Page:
Holiday Small Talk: Explaining What You Do For a Living

The holidays are a great time to see family and friends you may not have seen or spoken to in some time. And when conversations with people you don’t see regularnetworking, business networking, effective networking, business development, developing new businessly gets stale, the quest for common ground may lead you to a variation of this common fallback: “How’s work?” or “what do you do for work again?”

For entrepreneurs, who have often been greeted with blank stares in response to that question, the answer can be tricky.
For many of us, the reason we became entrepreneurs is that we discovered and mastered a niche. Much of our success derives from the fact that few truly understand our core business; that’s why people pay us to do what we do. But the ability to explain your business to friends and family has dividends beyond polite dinner conversation. It’s great practice for succinctly delivering your value proposition to potential clients and customers. Think elevator speech.

My background before starting Strategic Communications was as a director of corporate communications — neither my mother or my brother had a clue what that meant, and, in fact, it took my husband quite a while to figure it out himself.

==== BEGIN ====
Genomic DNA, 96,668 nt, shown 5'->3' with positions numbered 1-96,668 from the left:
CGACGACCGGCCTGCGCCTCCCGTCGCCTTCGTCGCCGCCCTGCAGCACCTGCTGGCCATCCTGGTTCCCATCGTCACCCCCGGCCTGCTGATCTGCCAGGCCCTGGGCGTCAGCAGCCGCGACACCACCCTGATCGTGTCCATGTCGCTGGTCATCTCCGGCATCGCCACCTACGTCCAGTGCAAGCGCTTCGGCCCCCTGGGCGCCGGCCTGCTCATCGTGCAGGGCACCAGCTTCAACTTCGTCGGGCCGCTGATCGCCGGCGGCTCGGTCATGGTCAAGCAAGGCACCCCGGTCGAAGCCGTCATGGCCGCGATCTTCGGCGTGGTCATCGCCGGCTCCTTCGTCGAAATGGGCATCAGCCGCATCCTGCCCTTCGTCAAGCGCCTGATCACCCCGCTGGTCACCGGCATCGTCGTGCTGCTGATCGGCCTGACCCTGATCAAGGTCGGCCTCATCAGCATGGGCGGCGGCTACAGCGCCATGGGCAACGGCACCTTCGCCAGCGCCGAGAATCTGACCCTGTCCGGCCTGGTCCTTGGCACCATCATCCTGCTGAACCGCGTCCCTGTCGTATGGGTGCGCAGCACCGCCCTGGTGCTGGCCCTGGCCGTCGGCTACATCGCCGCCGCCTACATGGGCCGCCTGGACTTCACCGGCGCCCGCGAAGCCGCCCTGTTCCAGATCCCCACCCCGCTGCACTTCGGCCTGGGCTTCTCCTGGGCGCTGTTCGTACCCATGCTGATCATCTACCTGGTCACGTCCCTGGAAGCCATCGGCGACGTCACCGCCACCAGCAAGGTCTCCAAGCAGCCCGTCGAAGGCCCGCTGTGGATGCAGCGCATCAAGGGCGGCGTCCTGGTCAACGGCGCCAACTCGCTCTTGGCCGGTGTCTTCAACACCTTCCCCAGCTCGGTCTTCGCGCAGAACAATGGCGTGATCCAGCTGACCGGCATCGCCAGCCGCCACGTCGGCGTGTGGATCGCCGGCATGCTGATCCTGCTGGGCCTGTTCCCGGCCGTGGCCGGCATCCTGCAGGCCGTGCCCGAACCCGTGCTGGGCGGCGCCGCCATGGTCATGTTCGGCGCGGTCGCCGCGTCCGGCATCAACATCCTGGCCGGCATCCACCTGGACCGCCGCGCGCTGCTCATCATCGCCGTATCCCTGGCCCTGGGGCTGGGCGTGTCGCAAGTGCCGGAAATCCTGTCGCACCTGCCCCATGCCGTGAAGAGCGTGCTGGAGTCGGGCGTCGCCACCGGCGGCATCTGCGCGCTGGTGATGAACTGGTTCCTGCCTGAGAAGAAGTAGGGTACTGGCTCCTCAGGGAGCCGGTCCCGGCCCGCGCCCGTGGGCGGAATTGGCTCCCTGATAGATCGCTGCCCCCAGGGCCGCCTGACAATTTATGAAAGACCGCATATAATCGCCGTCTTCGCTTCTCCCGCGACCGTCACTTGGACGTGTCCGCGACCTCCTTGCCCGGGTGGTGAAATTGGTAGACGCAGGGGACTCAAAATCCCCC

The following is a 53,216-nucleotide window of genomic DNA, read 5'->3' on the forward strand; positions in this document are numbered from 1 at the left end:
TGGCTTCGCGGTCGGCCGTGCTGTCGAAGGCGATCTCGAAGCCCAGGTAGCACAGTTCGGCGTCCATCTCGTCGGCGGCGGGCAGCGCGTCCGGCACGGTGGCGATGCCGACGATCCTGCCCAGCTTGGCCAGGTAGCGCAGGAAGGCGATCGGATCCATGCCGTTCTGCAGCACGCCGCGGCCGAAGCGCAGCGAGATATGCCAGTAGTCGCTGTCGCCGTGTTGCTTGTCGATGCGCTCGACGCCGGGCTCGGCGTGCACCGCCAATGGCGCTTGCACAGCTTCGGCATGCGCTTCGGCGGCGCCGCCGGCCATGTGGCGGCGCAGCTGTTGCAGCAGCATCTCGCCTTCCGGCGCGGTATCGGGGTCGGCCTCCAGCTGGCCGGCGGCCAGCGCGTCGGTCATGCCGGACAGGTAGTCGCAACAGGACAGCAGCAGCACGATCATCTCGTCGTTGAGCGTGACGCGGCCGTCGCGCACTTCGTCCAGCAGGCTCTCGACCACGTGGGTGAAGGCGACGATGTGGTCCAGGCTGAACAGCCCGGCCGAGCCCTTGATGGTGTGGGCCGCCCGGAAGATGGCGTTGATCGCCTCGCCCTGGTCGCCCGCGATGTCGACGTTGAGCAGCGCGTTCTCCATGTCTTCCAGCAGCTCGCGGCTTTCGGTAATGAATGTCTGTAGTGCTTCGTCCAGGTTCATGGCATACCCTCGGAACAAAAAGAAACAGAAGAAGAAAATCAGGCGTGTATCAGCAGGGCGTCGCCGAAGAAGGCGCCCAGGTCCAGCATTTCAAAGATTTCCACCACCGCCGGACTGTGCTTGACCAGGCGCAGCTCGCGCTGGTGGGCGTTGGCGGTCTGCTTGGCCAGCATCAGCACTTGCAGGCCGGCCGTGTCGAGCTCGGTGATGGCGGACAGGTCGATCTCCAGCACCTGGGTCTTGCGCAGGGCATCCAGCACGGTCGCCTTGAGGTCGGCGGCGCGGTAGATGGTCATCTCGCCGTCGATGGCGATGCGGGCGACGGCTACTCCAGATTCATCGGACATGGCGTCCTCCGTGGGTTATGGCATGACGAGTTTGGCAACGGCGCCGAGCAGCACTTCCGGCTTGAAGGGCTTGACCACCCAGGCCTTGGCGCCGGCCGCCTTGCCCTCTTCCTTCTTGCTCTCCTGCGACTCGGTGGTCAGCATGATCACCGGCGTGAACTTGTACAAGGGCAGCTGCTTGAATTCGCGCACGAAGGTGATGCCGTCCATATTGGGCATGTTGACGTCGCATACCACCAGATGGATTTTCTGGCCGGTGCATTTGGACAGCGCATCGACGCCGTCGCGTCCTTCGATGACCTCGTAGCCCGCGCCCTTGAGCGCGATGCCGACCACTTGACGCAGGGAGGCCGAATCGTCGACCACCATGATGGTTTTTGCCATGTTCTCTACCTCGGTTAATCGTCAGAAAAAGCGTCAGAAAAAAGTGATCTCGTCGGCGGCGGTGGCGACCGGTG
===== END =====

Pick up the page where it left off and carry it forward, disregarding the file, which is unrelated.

When I launched my content marketing firm — Strategic Communications, LLC — in 2008, one of the things I quickly realized is that “content marketing” is jargon, just like “corporate communications” is. It’s important when communicating with potential client to translate jargon into meaningful language.

The same is true when communicating with family members. Instead of telling people I work in content marketing, or digital marketing, etc., I say something like: “I work with companies to help them sell their products or services. Much of my work involves writing for various online channels including social media, blog posts, website copy, contributed articles and even books sometimes.” That seems to make more sense to family, friends and potential clients.

My advice for others when communicating with family over a holiday dinner, or when communicating with potential clients/customers, would be to stick to the following guidelines:

  • Keep it simple.
  • Avoid the jargon.
  • Try to convey what you do in ways that are meaningful and explain the benefits of what you do to your customers.

While the motivation behind explaining your business to family and friends is different than the motivation for explaining your value proposition to potential clients, the skills needed to convey that message are the same. You need to be able to communicate clearly and concisely, and to effectively convey your value proposition.

How do you explain what you do for a living?

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